Prince’s estate is taking legal action to block the release of a set of unpublished songs this week.
The tracks, recorded over a decade ago, were due out on Friday to mark the one-year anniversary of the star’s death.
The new album, titled Deliverance, was announced by music engineer George Ian Boxill, a Grammy and Golden Globe award-winning sound mixer responsible for many of Prince’s albums.
But according to court documents filed by Prince’s estate and Paisley Park Enterprises, Mr Boxill has no right to release the songs.
They claim he is trying to exploit the music for personal gain and demand all of the tracks are returned.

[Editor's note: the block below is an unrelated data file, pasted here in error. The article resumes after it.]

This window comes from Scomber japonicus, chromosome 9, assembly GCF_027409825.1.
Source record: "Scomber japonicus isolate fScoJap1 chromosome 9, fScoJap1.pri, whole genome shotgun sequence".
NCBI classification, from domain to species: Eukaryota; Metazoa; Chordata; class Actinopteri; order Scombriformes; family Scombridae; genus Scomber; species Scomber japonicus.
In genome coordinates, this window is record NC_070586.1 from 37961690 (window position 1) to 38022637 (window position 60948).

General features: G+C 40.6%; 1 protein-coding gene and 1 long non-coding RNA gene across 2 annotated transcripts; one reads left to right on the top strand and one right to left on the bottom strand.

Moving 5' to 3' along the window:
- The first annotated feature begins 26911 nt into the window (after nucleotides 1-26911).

The lawsuit reportedly claims there was a 2004 confidentiality agreement, where Mr Boxill agreed all the recordings would remain Prince’s exclusive property.
Prince sings, and plays guitar and keyboards on the songs.
It is unlikely to be the only batch of unheard tracks to be fought over in the coming years.
After he died from an accidental drug overdose in April last year, the legendary vault was opened at his Paisley Park studios containing his archive of concert recordings, unreleased songs and rehearsal tapes.
Last year, unreleased track Moonbeam Levels appeared on the compilation Prince 4Ever.
An expanded version of Purple Rain is also due out in June, containing two albums and two unheard concert recordings.
Prince’s estate has also signed a $30m (£23m) deal with Universal Music to release non-Warner Bros material.
His 1980s band, The Revolution, is also back together and will kick off a three-month tour by performing at Paisley Park this week to mark a year since his death.